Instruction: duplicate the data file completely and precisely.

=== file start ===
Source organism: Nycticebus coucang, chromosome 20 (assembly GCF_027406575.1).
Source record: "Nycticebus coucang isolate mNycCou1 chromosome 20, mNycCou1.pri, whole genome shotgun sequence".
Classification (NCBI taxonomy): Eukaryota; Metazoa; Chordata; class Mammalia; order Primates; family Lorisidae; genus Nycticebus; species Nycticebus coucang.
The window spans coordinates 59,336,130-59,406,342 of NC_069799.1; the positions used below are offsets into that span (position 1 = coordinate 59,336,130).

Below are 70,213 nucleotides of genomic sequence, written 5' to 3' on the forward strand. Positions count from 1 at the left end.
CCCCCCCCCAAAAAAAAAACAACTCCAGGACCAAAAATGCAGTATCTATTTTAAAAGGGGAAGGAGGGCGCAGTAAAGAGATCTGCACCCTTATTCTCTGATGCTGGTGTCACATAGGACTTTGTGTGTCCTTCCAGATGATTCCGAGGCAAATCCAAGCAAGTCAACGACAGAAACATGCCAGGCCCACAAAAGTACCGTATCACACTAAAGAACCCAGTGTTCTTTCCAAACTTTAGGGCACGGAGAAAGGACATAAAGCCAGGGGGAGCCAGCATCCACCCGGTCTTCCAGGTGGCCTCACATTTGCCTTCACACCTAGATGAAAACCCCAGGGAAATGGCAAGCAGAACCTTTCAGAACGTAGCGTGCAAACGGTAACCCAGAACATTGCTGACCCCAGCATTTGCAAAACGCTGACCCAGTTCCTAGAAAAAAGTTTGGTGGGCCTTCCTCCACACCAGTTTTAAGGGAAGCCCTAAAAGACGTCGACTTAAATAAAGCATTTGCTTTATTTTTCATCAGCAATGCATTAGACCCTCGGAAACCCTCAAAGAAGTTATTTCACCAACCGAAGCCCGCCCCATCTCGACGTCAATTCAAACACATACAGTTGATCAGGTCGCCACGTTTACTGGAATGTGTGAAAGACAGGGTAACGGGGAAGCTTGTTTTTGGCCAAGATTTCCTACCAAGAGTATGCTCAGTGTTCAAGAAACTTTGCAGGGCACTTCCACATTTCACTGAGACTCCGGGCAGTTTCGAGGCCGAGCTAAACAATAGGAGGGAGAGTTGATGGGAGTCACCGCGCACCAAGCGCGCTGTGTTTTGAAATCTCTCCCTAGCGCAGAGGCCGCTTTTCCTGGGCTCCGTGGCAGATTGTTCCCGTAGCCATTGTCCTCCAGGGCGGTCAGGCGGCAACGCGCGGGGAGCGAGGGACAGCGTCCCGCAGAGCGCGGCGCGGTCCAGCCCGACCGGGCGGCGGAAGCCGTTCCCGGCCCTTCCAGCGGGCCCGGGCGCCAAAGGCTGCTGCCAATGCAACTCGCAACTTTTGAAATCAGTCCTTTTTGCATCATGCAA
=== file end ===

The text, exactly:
Source organism: Nycticebus coucang, chromosome 20 (assembly GCF_027406575.1).
Source record: "Nycticebus coucang isolate mNycCou1 chromosome 20, mNycCou1.pri, whole genome shotgun sequence".
Classification (NCBI taxonomy): Eukaryota; Metazoa; Chordata; class Mammalia; order Primates; family Lorisidae; genus Nycticebus; species Nycticebus coucang.
The window spans coordinates 59,336,130-59,406,342 of NC_069799.1; the positions used below are offsets into that span (position 1 = coordinate 59,336,130).

Below are 70,213 nucleotides of genomic sequence, written 5' to 3' on the forward strand. Positions count from 1 at the left end.
CCCCCCCCCAAAAAAAAAACAACTCCAGGACCAAAAATGCAGTATCTATTTTAAAAGGGGAAGGAGGGCGCAGTAAAGAGATCTGCACCCTTATTCTCTGATGCTGGTGTCACATAGGACTTTGTGTGTCCTTCCAGATGATTCCGAGGCAAATCCAAGCAAGTCAACGACAGAAACATGCCAGGCCCACAAAAGTACCGTATCACACTAAAGAACCCAGTGTTCTTTCCAAACTTTAGGGCACGGAGAAAGGACATAAAGCCAGGGGGAGCCAGCATCCACCCGGTCTTCCAGGTGGCCTCACATTTGCCTTCACACCTAGATGAAAACCCCAGGGAAATGGCAAGCAGAACCTTTCAGAACGTAGCGTGCAAACGGTAACCCAGAACATTGCTGACCCCAGCATTTGCAAAACGCTGACCCAGTTCCTAGAAAAAAGTTTGGTGGGCCTTCCTCCACACCAGTTTTAAGGGAAGCCCTAAAAGACGTCGACTTAAATAAAGCATTTGCTTTATTTTTCATCAGCAATGCATTAGACCCTCGGAAACCCTCAAAGAAGTTATTTCACCAACCGAAGCCCGCCCCATCTCGACGTCAATTCAAACACATACAGTTGATCAGGTCGCCACGTTTACTGGAATGTGTGAAAGACAGGGTAACGGGGAAGCTTGTTTTTGGCCAAGATTTCCTACCAAGAGTATGCTCAGTGTTCAAGAAACTTTGCAGGGCACTTCCACATTTCACTGAGACTCCGGGCAGTTTCGAGGCCGAGCTAAACAATAGGAGGGAGAGTTGATGGGAGTCACCGCGCACCAAGCGCGCTGTGTTTTGAAATCTCTCCCTAGCGCAGAGGCCGCTTTTCCTGGGCTCCGTGGCAGATTGTTCCCGTAGCCATTGTCCTCCAGGGCGGTCAGGCGGCAACGCGCGGGGAGCGAGGGACAGCGTCCCGCAGAGCGCGGCGCGGTCCAGCCCGACCGGGCGGCGGAAGCCGTTCCCGGCCCTTCCAGCGGGCCCGGGCGCCAAAGGCTGCTGCCAATGCAACTCGCAACTTTTGAAATCAGTCCTTTTTGCATCATGCAA